Group vows to stop Fiordland park projects

A group has vowed to do "whatever it takes" to stop commercial developments proposed for the Fiordland and Mount Aspiring national parks - and says it will raise money from throughout the country to help the fight.

Save Fiordland media spokesman Robert Krausz yesterday said there was "national support" behind the group's battle to stop the Routeburn-Hollyford tunnel and the Snowdon Forest monorail proposals.

More than 300 people attended a public meeting organised by the group in Te Anau on Tuesday with the aim of intensifying local opposition to the projects.

Should either or both of the proposals be granted, Save Fiordland would seek a judicial review, Mr Krausz said.

"There's a commonly held belief ... that we would win in the courts because these proposals violate park management plans."

The group - formed about a month ago - had already received a $1000 donation and established a raffle and a donation box to help start a fighting fund, but as an incorporated society it would also be eligible for legal assistance, he said.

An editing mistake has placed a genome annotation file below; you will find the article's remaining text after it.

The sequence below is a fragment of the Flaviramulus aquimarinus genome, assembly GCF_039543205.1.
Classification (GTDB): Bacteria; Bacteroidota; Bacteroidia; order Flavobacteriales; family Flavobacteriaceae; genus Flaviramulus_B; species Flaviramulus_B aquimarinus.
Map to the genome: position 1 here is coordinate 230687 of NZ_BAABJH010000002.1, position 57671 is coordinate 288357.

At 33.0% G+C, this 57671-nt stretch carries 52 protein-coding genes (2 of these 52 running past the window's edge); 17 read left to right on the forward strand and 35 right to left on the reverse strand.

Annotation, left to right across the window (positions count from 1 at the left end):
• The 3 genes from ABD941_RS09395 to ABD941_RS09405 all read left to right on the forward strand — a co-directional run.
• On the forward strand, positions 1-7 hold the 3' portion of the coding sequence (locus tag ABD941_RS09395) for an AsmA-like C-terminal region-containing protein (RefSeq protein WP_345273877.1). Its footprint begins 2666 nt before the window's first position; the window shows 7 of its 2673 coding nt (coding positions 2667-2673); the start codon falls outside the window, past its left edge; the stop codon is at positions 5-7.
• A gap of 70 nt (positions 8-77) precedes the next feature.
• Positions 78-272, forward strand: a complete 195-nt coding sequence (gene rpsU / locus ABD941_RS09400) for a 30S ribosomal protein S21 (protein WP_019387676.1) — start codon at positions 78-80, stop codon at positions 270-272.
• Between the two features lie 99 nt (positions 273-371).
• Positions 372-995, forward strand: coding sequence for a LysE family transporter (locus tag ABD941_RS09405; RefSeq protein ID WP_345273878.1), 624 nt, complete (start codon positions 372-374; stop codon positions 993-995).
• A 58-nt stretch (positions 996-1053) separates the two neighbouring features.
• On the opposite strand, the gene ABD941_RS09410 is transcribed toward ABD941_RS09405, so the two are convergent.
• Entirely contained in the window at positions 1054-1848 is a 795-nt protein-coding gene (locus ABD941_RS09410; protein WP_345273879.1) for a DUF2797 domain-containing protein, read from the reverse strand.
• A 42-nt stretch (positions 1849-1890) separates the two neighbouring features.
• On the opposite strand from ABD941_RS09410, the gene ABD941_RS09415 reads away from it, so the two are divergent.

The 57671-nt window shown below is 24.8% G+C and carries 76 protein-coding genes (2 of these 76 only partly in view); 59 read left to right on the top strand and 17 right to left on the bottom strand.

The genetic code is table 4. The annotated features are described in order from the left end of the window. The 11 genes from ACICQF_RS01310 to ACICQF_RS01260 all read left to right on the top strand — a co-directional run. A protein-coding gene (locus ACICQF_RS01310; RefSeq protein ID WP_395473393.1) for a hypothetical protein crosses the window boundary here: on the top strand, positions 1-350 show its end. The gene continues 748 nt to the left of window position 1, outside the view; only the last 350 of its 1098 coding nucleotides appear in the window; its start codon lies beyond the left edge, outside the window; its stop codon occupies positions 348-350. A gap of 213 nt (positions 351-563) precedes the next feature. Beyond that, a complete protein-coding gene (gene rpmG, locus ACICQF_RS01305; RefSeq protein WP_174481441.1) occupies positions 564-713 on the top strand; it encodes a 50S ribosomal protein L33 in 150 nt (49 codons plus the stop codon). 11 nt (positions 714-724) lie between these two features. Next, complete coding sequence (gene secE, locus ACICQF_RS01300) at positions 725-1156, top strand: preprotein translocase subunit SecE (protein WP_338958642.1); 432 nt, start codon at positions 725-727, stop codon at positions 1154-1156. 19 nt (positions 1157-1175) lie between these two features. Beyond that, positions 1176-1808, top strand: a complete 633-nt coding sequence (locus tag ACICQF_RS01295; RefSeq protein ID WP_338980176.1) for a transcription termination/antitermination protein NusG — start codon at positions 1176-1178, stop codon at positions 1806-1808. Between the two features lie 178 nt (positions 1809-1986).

Should the concessions be declined it was likely the money raised would remain with the group as a "stand-by" should further developments be floated for the area.

Mr Krausz yesterday said residents of Te Anau and Glenorchy had pledged to "work together" against the planned projects.

"It was a huge turnout [at Tuesday's meeting] and everyone was very, very supportive ... there were some differing opinions but all of the community were all in support of our group's opposition to the projects," he said.

"If we need to raise money, we'll just go out and get it.

"The community is a strong one and because we've got ...national support, we'll just canvass that right across the country.

"There is a lot of hope we can nip this thing in the bud."

Mr Krausz said the Green Party, Mana Party and Labour Conservation spokeswoman Ruth Dyson had indicated their support of Save Fiordland's position.

Mr Krausz said it was up to Minister of Conservation Kate Wilkinson "to make the final call ... in a way, she controls the situation".

"Our hope is that somehow, miraculously, she would decide to turn down those things, but as you might know, she's already given a notice of approval.

"They are poised to approve it [but] this public input process has been overwhelmingly in opposition."

Mr Krausz said the group was "not just about saving Te Anau businesses" but saving Fiordland for the benefit of the country and the world.



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